was the Hand-servant of Peace, and the sooner that servant came back
the better. He did not wish to threaten, but he told Russia and France
that Germany was ready to begin, when and where they chose to meet
him. But he might again remark it was splendid weather, and he saw
nothing but blue sky.

_Authorised Version_ (_all others declared to be misleading and
inaccurate_).--His Imperial Majesty merely observed that it was a fine

       *       *       *       *       *

ON BOARD A YACHT.--The conversation at lunch-time had turned on recent
publications. A learned Theban from Oxford inquired of the Skipper,
if he had seen the "_Rig-Veda_." "What sort of Rig's that?" asked the
Skipper, a bit puzzled. But the Oxonian wisely declined a rigmarole
explanation, and told him that all further inquiries must be made to
Professor MAX MÜLLER.

       *       *       *       *       *



    SCENE--_The Drawing-room of a Margate Hotel. Time--evening.
    Mrs. ARDLEIGH (of Balham), and Mrs. ALLBUTT (of
    Brondesbury), are discovered in the midst of a conversation,
    in which each is anxious both to impress the other, and
    ascertain how far she is a person to be cultivated. At
    present, they have not got beyond the discovery of a common
    bond in Cookery._

_Mrs. Allbutt._ You have the yolks of two eggs, I must tell you;
squeeze the juice of half a lemon into it, and, when you boil the
butter in the pan, make a paste of it with _dry_ flour.

_Mrs. Ardleigh._ It sounds delicious--but you never can trust a Cook
to carry out instructions exactly.

_Mrs. All._ I never _do_. Whenever I want to have anything specially
nice for my husband, I make a point of seeing to it myself. He
appreciates it. Now _some_ men, if you cook for them, never notice
whether it's you or the Cook. My husband _does_.

_Mrs. Ard._ I wonder how you find time to do it. I'm sure _I_ should

_Mrs. All._ Oh, it takes time, of course--but what does that matter
when you've nothing to do? Did I mention just a small pinch of Cayenne
pepper?--because that's a _great_ improvement!

_Mrs. Ard._ I tell you what I like Cayenne pepper with, better than
anything--and that's eggs.

_Mrs. All._ (_with elegant languor_). I hardly ever eat an egg.
Oysters, now, I'm _very_ fond of--_fried_, that is.

_Mrs. Ard._ They're very nice done in the real shells. Or on scollops.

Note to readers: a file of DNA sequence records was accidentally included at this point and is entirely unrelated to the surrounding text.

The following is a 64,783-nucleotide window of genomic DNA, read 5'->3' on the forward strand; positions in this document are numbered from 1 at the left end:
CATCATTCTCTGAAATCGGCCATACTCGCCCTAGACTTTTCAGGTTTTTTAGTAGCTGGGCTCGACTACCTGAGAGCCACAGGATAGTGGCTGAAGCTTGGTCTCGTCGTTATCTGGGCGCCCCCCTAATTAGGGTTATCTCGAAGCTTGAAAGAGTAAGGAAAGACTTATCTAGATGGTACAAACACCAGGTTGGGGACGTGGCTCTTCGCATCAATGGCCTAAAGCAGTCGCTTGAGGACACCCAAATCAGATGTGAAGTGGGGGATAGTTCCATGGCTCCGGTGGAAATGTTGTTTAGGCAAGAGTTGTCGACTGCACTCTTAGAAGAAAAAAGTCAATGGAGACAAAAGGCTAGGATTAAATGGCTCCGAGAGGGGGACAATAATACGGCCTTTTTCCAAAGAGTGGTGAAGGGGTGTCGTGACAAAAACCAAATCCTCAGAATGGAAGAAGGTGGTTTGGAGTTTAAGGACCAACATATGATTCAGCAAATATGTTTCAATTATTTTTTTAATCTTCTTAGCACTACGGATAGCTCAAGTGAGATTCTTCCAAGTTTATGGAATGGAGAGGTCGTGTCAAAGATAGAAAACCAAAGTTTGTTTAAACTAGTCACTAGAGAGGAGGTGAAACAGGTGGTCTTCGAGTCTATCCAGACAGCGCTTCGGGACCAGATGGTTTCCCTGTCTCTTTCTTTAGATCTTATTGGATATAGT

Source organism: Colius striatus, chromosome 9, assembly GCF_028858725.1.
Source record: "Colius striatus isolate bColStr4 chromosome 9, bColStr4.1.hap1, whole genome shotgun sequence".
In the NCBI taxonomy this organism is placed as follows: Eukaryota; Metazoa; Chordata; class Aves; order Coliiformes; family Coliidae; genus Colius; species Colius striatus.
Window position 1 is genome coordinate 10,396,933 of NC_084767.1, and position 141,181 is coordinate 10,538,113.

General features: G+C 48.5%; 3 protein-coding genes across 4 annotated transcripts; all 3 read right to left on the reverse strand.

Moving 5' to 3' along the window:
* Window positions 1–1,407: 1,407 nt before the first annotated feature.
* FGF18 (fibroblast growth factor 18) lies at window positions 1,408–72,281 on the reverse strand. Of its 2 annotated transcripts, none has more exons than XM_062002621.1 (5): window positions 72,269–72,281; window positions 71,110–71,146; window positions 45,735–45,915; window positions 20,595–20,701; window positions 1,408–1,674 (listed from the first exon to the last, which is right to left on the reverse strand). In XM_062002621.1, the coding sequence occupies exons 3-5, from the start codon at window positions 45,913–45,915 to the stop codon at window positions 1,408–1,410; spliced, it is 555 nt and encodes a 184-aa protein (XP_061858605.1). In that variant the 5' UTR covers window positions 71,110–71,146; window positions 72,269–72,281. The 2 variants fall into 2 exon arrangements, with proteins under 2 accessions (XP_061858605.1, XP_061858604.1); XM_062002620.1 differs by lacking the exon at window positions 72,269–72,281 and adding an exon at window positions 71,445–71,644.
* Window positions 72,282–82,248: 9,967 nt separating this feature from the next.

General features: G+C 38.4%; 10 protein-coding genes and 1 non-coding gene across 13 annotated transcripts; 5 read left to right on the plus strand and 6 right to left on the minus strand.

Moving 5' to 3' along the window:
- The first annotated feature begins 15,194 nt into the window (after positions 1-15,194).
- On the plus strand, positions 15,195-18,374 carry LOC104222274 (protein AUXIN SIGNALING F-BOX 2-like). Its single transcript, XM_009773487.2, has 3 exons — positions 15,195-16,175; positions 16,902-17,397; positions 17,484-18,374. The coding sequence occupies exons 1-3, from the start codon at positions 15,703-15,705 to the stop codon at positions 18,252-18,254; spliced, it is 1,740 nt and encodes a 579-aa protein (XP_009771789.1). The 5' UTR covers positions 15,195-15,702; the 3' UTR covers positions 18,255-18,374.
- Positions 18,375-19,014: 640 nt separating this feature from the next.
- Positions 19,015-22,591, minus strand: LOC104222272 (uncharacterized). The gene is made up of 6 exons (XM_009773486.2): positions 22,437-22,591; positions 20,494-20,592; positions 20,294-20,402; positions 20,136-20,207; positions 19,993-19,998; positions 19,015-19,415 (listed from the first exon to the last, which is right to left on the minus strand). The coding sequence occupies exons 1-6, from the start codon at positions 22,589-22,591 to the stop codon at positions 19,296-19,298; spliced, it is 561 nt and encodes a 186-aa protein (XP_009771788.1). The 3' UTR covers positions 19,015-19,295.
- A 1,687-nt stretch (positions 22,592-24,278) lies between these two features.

We have silver--or rather--(_with a magnanimous impulse to tone down
her splendour_), silver-plated ones.

_Mrs. All._ How funny--so have we! (_Both women feel an increase of
liking for one another._) I like them cooked in milk, too.

    [_The first barrier being satisfactorily passed, they proceed,
    as usual, to the subject of ailments._

_Mrs. Ard._ My doctor _does_ do me good, I must say--he never lets me
get ill. He just sees your liver's all right, and then he feeds you

_Mrs. All._ That's like _my_ doctor; he always tells me, if he didn't
keep on constantly building me up, I should go all to pieces in no
time. That's how I come to be here. I always run down at the end of
every Season.

_Mrs. Ard._ (_feeling that Mrs. ALLBUTT can't be "anybody very
particular" after all_). What--to Margate? Fancy! Don't you find you
get tired of it? I should.

_Mrs. All._ (_with dignity_). I didn't say I always went to Margate.
On the contrary I have never been here before, and shouldn't be here
now, if my doctor hadn't told me it was my only chance.

_Mrs. Ard._ (_reassured_). I only came down here on my little girl's
account. One of those nasty croopy coughs, you know, and hoops with
it. But she's almost well already. I will say it's a wonderful air.
Still, the worst of Margate is, one isn't likely to meet a soul one

_Mrs. All._ Well, that's the charm of it--to me. One has enough of
that during the Season.

_Mrs. Ard._ (_recognising the superiority of this view_). Indeed one
has. What a whirl it has been to be sure!